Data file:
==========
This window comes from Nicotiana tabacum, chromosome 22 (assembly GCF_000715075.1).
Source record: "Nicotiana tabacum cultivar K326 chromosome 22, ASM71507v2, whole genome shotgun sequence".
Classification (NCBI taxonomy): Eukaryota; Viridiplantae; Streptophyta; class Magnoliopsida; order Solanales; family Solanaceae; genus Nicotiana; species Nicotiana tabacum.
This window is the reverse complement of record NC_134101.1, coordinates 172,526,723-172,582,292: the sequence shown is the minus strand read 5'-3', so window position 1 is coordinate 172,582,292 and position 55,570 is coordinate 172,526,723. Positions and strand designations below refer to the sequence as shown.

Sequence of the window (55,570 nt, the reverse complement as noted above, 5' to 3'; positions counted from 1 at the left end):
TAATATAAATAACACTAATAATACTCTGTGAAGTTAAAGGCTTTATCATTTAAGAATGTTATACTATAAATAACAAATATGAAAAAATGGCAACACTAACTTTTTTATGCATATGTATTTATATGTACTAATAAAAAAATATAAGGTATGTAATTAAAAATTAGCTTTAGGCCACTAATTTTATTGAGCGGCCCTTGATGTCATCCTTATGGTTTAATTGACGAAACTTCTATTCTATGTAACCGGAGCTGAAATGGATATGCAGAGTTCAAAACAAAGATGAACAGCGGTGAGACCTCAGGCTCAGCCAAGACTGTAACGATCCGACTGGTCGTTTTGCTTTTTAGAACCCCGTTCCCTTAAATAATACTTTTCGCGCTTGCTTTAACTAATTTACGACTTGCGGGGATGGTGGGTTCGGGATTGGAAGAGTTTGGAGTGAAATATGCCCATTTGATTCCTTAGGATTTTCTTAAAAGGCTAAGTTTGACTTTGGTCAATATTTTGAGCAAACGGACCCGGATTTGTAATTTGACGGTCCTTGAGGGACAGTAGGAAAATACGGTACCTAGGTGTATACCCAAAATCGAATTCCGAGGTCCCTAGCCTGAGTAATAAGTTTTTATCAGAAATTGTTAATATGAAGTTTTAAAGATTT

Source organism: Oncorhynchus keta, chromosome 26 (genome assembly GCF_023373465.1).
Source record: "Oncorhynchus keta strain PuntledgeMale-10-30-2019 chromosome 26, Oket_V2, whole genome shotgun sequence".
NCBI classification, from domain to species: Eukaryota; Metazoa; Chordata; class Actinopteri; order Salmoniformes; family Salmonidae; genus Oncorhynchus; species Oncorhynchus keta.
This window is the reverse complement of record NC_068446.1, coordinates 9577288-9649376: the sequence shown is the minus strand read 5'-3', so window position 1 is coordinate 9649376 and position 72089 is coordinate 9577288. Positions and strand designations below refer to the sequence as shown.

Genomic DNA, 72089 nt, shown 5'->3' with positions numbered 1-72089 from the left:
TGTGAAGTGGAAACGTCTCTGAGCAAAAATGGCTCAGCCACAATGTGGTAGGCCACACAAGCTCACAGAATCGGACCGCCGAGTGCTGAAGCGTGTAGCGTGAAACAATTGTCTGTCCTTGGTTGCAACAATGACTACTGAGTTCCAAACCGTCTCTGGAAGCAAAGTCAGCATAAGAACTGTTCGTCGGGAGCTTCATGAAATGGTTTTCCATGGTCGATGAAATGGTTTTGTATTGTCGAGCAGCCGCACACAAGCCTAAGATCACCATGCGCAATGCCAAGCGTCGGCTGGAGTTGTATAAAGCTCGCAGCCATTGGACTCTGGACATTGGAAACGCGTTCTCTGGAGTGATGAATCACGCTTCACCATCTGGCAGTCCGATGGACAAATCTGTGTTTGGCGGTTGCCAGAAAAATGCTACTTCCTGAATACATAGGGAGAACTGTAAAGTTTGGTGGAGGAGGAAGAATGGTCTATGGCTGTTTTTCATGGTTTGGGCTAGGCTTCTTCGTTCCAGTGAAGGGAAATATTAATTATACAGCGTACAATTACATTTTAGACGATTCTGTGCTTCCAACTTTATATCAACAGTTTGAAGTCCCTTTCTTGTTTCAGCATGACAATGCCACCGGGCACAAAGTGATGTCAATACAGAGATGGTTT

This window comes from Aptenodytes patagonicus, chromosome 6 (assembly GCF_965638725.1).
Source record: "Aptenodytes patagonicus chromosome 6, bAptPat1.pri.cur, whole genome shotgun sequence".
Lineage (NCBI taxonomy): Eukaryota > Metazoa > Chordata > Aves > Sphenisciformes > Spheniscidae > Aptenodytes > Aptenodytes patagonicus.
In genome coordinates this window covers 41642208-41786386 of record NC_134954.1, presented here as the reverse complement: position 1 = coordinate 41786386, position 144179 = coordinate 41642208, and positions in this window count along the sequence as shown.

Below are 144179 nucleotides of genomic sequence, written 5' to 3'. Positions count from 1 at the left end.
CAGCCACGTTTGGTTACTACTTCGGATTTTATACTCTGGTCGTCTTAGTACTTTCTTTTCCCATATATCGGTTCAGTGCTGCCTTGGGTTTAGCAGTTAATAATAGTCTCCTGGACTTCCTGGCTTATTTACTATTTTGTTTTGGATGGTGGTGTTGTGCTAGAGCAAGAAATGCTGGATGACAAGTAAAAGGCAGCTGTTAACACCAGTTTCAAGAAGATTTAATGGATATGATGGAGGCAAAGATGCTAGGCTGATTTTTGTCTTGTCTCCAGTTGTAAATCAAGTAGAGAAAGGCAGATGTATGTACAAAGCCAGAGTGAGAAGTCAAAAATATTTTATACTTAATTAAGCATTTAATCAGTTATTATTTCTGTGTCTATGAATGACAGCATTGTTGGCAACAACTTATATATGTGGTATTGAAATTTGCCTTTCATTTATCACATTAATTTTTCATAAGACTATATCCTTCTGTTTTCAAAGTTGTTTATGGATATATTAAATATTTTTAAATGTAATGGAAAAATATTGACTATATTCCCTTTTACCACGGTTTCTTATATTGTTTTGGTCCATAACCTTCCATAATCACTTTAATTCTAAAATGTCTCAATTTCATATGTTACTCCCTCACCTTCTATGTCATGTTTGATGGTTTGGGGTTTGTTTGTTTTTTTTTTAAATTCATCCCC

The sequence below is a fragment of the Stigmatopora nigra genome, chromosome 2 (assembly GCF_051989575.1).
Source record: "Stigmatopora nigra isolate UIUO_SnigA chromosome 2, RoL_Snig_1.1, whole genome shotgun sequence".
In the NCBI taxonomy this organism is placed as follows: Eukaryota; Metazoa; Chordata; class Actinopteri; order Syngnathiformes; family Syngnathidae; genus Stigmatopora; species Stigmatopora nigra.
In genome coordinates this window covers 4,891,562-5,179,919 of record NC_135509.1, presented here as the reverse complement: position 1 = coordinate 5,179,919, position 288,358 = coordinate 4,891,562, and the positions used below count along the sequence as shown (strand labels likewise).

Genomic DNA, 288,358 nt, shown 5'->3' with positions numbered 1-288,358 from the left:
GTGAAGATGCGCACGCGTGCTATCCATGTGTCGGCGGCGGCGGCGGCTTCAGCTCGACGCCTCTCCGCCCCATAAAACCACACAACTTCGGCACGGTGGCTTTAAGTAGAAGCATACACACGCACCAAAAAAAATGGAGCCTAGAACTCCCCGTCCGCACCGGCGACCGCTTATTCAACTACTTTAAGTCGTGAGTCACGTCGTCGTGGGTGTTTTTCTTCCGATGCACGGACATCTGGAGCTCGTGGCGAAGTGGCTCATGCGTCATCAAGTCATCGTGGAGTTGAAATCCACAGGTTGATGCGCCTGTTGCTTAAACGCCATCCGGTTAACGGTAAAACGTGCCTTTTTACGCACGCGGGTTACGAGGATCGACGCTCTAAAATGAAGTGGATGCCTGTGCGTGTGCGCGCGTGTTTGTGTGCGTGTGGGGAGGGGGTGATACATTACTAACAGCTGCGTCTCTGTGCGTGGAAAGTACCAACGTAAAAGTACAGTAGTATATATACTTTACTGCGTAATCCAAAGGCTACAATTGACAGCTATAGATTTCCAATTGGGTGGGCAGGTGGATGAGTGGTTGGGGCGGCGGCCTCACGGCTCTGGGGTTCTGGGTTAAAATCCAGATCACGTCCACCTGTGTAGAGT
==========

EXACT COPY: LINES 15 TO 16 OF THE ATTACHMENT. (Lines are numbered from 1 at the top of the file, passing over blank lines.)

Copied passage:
Lineage (NCBI taxonomy): Eukaryota > Metazoa > Chordata > Aves > Sphenisciformes > Spheniscidae > Aptenodytes > Aptenodytes patagonicus.
In genome coordinates this window covers 41642208-41786386 of record NC_134954.1, presented here as the reverse complement: position 1 = coordinate 41786386, position 144179 = coordinate 41642208, and positions in this window count along the sequence as shown.